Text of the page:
At least 60% of the stuff on this blog looks at something someone screwed up and how to make it better. If there’s one thing I hate, it’s a hypocrite, so it’s confession time:
I screwed up Monday.
(I bolded this because I needed to emphasize this and I’m not supposed to curse on the blog, the publishers tell me. However, if there ever was a time for a necessary f-bomb, it would be here…)
In my post on Emily Reise, I was paying a lot of attention to certain details, like what her company does and where she had previously worked so I didn’t get her in trouble with her boss. In doing so, I messed up the most basic of details: Her name, which I spelled “ee” instead of “ei” in the original post.
Making this error even dumber, I included what she said about getting a failing grade for misspelling a name back in her first writing class and how it made a difference in the way she approaches her work now.
I shipped her a copy of the post to look over for mistakes and she quickly sent me this message:
Seeing this felt like getting hit in the chest with a sledgehammer.
I apologized and quickly reworked it as best I could to grab back every error-riddled version from every area of social media I could. Still, I couldn’t fix everything, so I deleted and reposted stuff to try to fix it. Shortly after I did this, she sent me another message:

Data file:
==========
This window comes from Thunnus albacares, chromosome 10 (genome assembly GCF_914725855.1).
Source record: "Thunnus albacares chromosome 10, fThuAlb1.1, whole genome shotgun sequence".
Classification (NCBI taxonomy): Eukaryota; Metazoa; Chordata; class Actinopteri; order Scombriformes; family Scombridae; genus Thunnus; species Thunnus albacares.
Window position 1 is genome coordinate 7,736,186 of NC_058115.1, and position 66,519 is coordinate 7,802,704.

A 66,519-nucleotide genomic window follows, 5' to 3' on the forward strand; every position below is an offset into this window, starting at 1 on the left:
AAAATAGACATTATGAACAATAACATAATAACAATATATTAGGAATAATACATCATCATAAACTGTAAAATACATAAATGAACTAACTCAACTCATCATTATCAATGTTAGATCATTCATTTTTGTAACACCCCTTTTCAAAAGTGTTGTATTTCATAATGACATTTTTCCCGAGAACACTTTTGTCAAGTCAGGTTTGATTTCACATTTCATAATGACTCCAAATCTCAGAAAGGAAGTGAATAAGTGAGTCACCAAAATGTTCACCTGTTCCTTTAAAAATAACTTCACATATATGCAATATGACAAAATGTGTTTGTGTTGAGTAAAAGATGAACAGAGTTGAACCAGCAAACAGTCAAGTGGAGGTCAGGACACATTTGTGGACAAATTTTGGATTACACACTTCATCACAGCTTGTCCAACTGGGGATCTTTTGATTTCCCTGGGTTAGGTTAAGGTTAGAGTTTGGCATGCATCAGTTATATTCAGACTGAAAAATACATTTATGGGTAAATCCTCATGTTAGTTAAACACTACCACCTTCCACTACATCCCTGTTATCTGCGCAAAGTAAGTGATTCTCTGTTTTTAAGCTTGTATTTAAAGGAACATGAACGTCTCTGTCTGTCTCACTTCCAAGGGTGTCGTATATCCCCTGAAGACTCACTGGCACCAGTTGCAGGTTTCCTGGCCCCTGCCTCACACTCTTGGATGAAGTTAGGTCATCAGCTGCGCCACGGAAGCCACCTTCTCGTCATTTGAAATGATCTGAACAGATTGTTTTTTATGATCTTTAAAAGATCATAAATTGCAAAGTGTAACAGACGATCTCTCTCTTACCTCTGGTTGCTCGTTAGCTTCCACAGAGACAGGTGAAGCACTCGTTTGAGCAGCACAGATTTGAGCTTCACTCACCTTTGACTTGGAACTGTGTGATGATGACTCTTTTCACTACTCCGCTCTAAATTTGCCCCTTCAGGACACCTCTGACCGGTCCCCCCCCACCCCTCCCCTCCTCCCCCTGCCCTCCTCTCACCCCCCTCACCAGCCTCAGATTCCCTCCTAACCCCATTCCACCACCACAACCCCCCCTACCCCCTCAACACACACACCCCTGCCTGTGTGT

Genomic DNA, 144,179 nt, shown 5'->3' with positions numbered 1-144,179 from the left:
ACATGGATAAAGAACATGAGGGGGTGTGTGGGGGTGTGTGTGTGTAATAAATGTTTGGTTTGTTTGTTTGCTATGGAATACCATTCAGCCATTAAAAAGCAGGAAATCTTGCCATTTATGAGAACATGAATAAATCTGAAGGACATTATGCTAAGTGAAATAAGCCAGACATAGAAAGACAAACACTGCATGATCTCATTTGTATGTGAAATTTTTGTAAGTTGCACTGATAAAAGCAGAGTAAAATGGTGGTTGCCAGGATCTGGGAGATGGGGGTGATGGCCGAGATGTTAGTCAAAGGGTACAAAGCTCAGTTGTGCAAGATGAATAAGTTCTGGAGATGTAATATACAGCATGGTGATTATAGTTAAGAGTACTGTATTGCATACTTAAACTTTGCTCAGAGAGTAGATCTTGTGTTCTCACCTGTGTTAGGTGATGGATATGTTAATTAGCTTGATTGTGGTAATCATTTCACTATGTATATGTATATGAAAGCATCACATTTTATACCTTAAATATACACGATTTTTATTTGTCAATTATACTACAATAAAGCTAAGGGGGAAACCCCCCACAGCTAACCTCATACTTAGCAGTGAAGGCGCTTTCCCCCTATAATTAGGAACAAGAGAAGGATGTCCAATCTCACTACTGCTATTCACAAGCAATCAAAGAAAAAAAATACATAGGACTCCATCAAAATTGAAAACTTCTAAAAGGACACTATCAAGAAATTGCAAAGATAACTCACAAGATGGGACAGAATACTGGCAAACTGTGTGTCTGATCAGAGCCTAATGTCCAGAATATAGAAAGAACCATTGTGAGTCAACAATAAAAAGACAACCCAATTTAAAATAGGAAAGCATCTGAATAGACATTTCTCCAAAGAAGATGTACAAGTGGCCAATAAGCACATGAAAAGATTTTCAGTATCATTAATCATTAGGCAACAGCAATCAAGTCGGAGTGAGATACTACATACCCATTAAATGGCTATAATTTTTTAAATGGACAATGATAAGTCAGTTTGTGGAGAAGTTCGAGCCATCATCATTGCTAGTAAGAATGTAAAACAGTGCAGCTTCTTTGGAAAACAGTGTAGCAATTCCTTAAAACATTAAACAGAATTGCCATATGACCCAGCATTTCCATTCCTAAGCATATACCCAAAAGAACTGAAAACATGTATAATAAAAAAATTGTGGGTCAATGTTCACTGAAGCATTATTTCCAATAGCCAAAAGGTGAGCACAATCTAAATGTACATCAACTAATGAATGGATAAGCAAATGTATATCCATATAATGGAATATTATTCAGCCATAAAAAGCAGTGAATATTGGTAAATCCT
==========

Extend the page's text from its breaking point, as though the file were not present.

Nope. I’m just an idiot.
The point of this blog has always been to turn dumb things into teachable moments. So with a lot of egg on my face, I’ll be enjoying a dinner of crow, with a side of humble pie. In the mean time, here are the things I have to remember that might help you all as well:
If something doesn’t feel right, it probably isn’t right: As God as my witness, I have no damned idea how I managed to screw this up. I was pulling pieces out of her interview, checking on several websites and doing everything I normally do. This just happened.
The one thing that should have tipped me off was that something didn’t feel right.
When I tried to pull up her LinkedIn profile, I was having trouble finding it. (Because I spelled her name wrong.) When I was looking at our conversation on LinkedIn that got this whole thing rolling, something didn’t look right. (Because I spelled her name wrong.) Even in looking for the original interview, I initially couldn’t find it when I went searching for it in my email. (Because I spelled her name wrong!!!)
I should have stopped and thought harder about it, but nothing has been feeling exactly normal these days, so I kind of blew off my own thoughts and just published.
Next time, when something doesn’t look right or feel right, I’m giving it another look until I figure out what it is.
Everyone needs an editor: One of the major downsides of running a one-man operation on this blog is that I don’t get a second set of eyes on my work until it’s too late. (Granted, I often have a conversation with all the voices in my head before I publish, but it’s not the same as having a good editor.)